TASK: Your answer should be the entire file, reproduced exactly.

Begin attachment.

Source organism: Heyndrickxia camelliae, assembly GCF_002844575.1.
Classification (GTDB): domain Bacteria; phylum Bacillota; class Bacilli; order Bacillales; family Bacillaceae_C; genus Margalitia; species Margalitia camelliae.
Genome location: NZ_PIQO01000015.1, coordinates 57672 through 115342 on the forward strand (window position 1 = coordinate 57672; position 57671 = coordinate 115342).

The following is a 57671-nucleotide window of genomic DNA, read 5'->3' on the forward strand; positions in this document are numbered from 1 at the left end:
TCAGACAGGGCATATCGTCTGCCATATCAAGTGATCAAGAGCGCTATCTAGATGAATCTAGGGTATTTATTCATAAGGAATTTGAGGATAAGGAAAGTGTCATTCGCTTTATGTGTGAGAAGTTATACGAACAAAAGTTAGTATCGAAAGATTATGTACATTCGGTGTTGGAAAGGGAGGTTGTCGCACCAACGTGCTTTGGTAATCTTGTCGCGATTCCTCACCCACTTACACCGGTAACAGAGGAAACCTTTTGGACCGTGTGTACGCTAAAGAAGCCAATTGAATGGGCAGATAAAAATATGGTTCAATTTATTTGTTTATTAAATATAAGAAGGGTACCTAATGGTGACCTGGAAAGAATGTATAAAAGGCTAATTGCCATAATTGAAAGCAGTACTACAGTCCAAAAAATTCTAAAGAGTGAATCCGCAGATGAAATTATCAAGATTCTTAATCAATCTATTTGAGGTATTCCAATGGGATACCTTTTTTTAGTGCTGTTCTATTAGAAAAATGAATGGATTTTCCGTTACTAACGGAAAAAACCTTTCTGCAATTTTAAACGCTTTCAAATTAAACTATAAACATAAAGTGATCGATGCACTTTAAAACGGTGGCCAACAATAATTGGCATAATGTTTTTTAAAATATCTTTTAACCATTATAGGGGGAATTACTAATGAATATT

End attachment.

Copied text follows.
Source organism: Heyndrickxia camelliae, assembly GCF_002844575.1.
Classification (GTDB): domain Bacteria; phylum Bacillota; class Bacilli; order Bacillales; family Bacillaceae_C; genus Margalitia; species Margalitia camelliae.
Genome location: NZ_PIQO01000015.1, coordinates 57672 through 115342 on the forward strand (window position 1 = coordinate 57672; position 57671 = coordinate 115342).

The following is a 57671-nucleotide window of genomic DNA, read 5'->3' on the forward strand; positions in this document are numbered from 1 at the left end:
TCAGACAGGGCATATCGTCTGCCATATCAAGTGATCAAGAGCGCTATCTAGATGAATCTAGGGTATTTATTCATAAGGAATTTGAGGATAAGGAAAGTGTCATTCGCTTTATGTGTGAGAAGTTATACGAACAAAAGTTAGTATCGAAAGATTATGTACATTCGGTGTTGGAAAGGGAGGTTGTCGCACCAACGTGCTTTGGTAATCTTGTCGCGATTCCTCACCCACTTACACCGGTAACAGAGGAAACCTTTTGGACCGTGTGTACGCTAAAGAAGCCAATTGAATGGGCAGATAAAAATATGGTTCAATTTATTTGTTTATTAAATATAAGAAGGGTACCTAATGGTGACCTGGAAAGAATGTATAAAAGGCTAATTGCCATAATTGAAAGCAGTACTACAGTCCAAAAAATTCTAAAGAGTGAATCCGCAGATGAAATTATCAAGATTCTTAATCAATCTATTTGAGGTATTCCAATGGGATACCTTTTTTTAGTGCTGTTCTATTAGAAAAATGAATGGATTTTCCGTTACTAACGGAAAAAACCTTTCTGCAATTTTAAACGCTTTCAAATTAAACTATAAACATAAAGTGATCGATGCACTTTAAAACGGTGGCCAACAATAATTGGCATAATGTTTTTTAAAATATCTTTTAACCATTATAGGGGGAATTACTAATGAATATT